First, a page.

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Sales at HEB stores in Texas are good, but not for upscale categories that the chain had been having success with in the recent past, said HEB’s corporate dietitian Rosalinda Benner, speaking to food writers attending the annual conference of the Association of Food Journalists that.
Chain management attributes its sales increases rising cost of gasoline and the economic downturn, said Benner.
For several years, 70 percent of the food dollar has gone toward foods consumed while eating out, Benner said, but this is changing now that consumers are eating out less.
The challenge for grocers in adjusting to this change, Benner explained, is teaching consumers how to cook simple, fast, and nutritious meals. HEB has introduced meal packages so that consumers can buy in one location in the supermarket everything needed to prepare an entrée, two sides, bread, salad, dessert, and beverage.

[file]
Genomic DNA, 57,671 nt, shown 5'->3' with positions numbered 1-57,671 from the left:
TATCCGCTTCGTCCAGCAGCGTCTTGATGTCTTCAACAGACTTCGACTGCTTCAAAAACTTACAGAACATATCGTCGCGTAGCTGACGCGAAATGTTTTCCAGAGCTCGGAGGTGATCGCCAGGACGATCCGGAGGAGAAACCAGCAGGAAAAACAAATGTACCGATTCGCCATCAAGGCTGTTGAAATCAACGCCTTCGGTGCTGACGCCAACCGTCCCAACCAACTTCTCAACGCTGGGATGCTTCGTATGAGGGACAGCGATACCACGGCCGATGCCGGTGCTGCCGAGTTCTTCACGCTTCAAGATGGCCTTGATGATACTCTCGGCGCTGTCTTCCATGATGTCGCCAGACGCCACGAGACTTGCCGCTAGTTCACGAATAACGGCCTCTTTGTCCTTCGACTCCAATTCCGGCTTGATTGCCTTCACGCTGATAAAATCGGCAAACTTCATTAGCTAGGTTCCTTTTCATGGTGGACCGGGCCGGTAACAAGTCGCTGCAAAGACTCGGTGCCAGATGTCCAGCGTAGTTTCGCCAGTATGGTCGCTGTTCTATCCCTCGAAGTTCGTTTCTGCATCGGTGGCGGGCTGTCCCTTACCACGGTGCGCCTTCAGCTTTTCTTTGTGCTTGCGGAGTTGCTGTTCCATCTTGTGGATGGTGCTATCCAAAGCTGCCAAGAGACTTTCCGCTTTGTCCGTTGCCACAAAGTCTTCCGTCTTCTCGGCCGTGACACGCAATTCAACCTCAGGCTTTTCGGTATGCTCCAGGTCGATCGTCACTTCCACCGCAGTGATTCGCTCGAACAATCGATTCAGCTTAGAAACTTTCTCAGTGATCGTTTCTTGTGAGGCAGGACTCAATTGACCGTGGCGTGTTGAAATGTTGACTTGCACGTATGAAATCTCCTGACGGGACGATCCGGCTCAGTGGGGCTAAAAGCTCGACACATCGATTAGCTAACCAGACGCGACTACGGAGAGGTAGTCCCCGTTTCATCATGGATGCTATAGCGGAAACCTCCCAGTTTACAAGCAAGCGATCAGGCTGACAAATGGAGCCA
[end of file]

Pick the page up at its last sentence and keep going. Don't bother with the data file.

Meanwhile, many products aren't selling now, Benner said, "and they're all the high-end products."
Sales of organics are also tumbling, she said. "If products aren't selling, they're not going to be there."
All in all, she said, "we're going to see a big change in what people buy. I hate to say it, but I think the life of the foodie, and how they cook, is going to come to an abrupt halt."